Generic name: Dicyclomine Injection [ dye-SYE-kloe-meen ]
Drug class: Anticholinergics / antispasmodics
Medically reviewed by Drugs.com. Last updated on Mar 11, 2023.
Uses of Bentyl:
- It is used to treat GI (gastrointestinal) spasms.
- It is used to treat irritable bowel syndrome.
What do I need to tell my doctor BEFORE I take Bentyl?
For all patients taking Bentyl (dicyclomine injection):
- If you have an allergy to dicyclomine or any other part of Bentyl (dicyclomine injection).
- If you are allergic to Bentyl (dicyclomine injection); any part of Bentyl (dicyclomine injection); or any other drugs, foods, or substances. Tell your doctor about the allergy and what signs you had.
- If you have any of these health problems: Bowel block, heart problems due to bleeding, glaucoma, myasthenia gravis, reflux esophagitis, slow moving GI (gastrointestinal tract), trouble passing urine, or very bad ulcerative colitis.
- If you are breast-feeding. Do not breast-feed while you take Bentyl (dicyclomine injection).
- If your child is younger than 6 months of age. Do not give Bentyl (dicyclomine injection) to an infant younger than 6 months of age.
This is not a list of all drugs or health problems that interact with Bentyl (dicyclomine injection).
Tell your doctor and pharmacist about all of your drugs (prescription or OTC, natural products, vitamins) and health problems. You must check to make sure that it is safe for you to take Bentyl (dicyclomine injection) with all of your drugs and health problems. Do not start, stop, or change the dose of any drug without checking with your doctor.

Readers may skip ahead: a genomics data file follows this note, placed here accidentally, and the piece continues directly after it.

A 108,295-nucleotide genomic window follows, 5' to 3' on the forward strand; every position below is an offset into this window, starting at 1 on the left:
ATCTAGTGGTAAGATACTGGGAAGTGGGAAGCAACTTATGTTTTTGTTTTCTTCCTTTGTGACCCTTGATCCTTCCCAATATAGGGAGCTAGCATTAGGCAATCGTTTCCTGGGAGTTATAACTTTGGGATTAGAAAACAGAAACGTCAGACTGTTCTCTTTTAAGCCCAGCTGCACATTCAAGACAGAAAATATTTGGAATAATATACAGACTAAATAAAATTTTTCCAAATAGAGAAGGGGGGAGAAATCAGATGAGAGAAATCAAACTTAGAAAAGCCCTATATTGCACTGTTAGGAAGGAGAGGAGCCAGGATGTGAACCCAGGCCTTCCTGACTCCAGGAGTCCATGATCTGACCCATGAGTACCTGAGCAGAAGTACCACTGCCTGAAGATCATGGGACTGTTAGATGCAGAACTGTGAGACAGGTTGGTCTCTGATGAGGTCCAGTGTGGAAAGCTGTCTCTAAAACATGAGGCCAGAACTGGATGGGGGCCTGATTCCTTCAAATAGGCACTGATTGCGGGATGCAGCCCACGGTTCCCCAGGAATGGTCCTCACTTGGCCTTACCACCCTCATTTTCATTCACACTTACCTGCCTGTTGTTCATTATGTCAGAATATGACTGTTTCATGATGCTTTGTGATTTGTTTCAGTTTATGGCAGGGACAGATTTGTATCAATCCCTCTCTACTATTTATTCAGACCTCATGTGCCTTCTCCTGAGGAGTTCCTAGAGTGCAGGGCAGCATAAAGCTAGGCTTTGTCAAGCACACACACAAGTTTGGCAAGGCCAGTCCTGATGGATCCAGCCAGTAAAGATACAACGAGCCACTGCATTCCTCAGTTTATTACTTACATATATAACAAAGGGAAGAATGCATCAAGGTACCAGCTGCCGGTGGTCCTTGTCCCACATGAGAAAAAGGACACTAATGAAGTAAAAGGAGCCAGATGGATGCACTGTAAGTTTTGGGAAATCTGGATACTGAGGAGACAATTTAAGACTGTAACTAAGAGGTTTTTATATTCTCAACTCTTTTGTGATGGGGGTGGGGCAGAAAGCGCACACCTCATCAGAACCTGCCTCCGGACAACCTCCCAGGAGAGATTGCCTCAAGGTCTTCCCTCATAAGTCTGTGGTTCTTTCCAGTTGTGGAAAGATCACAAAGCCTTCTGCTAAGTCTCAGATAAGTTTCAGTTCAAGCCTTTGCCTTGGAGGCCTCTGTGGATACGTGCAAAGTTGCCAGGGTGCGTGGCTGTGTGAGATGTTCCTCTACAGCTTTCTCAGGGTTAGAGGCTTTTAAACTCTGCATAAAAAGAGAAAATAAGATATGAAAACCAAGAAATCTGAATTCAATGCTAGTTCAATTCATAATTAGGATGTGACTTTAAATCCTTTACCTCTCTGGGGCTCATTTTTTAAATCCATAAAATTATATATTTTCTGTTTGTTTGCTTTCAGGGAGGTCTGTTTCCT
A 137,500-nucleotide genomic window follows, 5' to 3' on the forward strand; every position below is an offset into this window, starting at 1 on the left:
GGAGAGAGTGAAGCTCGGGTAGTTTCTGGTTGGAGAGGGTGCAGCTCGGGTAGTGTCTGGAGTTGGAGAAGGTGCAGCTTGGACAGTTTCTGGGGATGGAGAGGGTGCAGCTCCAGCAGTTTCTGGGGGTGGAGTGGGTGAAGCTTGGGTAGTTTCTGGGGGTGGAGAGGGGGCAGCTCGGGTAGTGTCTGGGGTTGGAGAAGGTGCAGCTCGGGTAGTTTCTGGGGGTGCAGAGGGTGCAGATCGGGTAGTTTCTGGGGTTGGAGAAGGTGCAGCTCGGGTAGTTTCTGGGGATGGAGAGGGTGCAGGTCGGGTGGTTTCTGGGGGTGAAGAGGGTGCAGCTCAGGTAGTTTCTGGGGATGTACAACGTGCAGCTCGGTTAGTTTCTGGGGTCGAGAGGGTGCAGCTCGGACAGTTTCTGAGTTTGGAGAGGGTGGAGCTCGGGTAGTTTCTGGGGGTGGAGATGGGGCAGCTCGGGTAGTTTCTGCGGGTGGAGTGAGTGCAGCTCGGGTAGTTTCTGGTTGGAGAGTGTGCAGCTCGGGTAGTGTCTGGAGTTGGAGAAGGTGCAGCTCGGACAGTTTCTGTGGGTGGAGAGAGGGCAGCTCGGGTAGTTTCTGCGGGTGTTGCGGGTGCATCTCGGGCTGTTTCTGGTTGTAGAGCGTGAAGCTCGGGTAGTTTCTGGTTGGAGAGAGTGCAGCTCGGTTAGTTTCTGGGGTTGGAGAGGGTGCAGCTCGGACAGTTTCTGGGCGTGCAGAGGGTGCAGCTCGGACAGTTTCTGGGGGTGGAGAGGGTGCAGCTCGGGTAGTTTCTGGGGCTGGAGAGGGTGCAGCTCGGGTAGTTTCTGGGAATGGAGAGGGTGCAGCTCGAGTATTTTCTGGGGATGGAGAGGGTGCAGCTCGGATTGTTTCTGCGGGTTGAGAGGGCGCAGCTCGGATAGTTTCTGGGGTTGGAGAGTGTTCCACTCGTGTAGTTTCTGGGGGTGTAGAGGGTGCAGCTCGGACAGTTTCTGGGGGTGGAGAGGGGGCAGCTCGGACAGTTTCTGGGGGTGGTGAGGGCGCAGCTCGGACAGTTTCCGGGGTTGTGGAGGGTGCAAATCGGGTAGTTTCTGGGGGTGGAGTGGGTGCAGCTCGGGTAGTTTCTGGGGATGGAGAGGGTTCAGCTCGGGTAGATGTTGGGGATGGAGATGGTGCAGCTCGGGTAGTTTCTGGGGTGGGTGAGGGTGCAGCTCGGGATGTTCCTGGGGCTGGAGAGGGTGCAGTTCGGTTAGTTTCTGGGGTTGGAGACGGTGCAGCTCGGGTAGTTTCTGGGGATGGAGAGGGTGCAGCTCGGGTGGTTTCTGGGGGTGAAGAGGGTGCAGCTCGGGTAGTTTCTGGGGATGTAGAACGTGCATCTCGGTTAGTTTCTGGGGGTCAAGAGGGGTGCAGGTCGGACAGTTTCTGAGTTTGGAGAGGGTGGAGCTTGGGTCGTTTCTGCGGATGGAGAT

What are some things I need to know or do while I take Bentyl?
- Tell all of your health care providers that you take Bentyl (dicyclomine injection). This includes your doctors, nurses, pharmacists, and dentists.
- Avoid driving and doing other tasks or actions that call for you to be alert or have clear eyesight until you see how Bentyl (dicyclomine injection) affects you.
- Talk with your doctor before you drink alcohol or use other drugs and natural products that slow your actions.
- Bright lights may bother you. Wear sunglasses.
- Be careful in hot weather or while being active. Drink lots of fluids to stop fluid loss.
- Drink lots of noncaffeine liquids unless told to drink less liquid by your doctor.
- If you are 65 or older, use Bentyl (dicyclomine injection) with care. You could have more side effects.
- Tell your doctor if you are pregnant or plan on getting pregnant. You will need to talk about the benefits and risks of using Bentyl (dicyclomine injection) while you are pregnant.
How is this medicine (Bentyl) best taken?
Use Bentyl (dicyclomine injection) as ordered by your doctor. Read all information given to you. Follow all instructions closely.
- It is given as a shot into a muscle.
What do I do if I miss a dose?
- Call your doctor to find out what to do.
What are some side effects that I need to call my doctor about right away?
WARNING/CAUTION: Even though it may be rare, some people may have very bad and sometimes deadly side effects when taking a drug. Tell your doctor or get medical help right away if you have any of the following signs or symptoms that may be related to a very bad side effect: